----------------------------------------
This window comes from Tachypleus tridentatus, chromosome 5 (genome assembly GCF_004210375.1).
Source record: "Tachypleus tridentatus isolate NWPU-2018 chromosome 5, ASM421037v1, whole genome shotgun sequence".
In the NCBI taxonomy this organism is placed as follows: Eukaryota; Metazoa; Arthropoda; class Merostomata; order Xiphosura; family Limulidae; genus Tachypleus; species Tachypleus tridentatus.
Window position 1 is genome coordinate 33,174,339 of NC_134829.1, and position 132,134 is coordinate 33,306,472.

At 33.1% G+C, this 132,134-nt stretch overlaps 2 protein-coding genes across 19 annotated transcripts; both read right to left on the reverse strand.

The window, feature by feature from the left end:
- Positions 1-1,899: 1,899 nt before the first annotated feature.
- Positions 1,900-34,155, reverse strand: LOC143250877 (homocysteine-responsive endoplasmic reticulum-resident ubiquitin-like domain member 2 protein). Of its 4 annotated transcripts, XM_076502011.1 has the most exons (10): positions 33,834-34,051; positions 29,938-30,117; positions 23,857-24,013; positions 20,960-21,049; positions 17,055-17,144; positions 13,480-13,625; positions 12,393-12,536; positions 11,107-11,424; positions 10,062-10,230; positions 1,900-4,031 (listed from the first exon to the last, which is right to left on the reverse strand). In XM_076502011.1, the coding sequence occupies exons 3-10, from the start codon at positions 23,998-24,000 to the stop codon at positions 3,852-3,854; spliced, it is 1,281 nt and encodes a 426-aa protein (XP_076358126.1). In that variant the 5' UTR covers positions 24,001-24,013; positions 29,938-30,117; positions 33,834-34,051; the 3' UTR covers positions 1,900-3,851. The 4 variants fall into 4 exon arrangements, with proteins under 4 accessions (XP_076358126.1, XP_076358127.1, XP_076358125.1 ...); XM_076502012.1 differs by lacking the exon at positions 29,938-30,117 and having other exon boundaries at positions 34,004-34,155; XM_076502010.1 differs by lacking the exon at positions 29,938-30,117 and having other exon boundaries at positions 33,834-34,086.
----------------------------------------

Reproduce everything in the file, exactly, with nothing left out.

This window comes from Tachypleus tridentatus, chromosome 5 (genome assembly GCF_004210375.1).
Source record: "Tachypleus tridentatus isolate NWPU-2018 chromosome 5, ASM421037v1, whole genome shotgun sequence".
In the NCBI taxonomy this organism is placed as follows: Eukaryota; Metazoa; Arthropoda; class Merostomata; order Xiphosura; family Limulidae; genus Tachypleus; species Tachypleus tridentatus.
Window position 1 is genome coordinate 33,174,339 of NC_134829.1, and position 132,134 is coordinate 33,306,472.

At 33.1% G+C, this 132,134-nt stretch overlaps 2 protein-coding genes across 19 annotated transcripts; both read right to left on the reverse strand.

The window, feature by feature from the left end:
- Positions 1-1,899: 1,899 nt before the first annotated feature.
- Positions 1,900-34,155, reverse strand: LOC143250877 (homocysteine-responsive endoplasmic reticulum-resident ubiquitin-like domain member 2 protein). Of its 4 annotated transcripts, XM_076502011.1 has the most exons (10): positions 33,834-34,051; positions 29,938-30,117; positions 23,857-24,013; positions 20,960-21,049; positions 17,055-17,144; positions 13,480-13,625; positions 12,393-12,536; positions 11,107-11,424; positions 10,062-10,230; positions 1,900-4,031 (listed from the first exon to the last, which is right to left on the reverse strand). In XM_076502011.1, the coding sequence occupies exons 3-10, from the start codon at positions 23,998-24,000 to the stop codon at positions 3,852-3,854; spliced, it is 1,281 nt and encodes a 426-aa protein (XP_076358126.1). In that variant the 5' UTR covers positions 24,001-24,013; positions 29,938-30,117; positions 33,834-34,051; the 3' UTR covers positions 1,900-3,851. The 4 variants fall into 4 exon arrangements, with proteins under 4 accessions (XP_076358126.1, XP_076358127.1, XP_076358125.1 ...); XM_076502012.1 differs by lacking the exon at positions 29,938-30,117 and having other exon boundaries at positions 34,004-34,155; XM_076502010.1 differs by lacking the exon at positions 29,938-30,117 and having other exon boundaries at positions 33,834-34,086.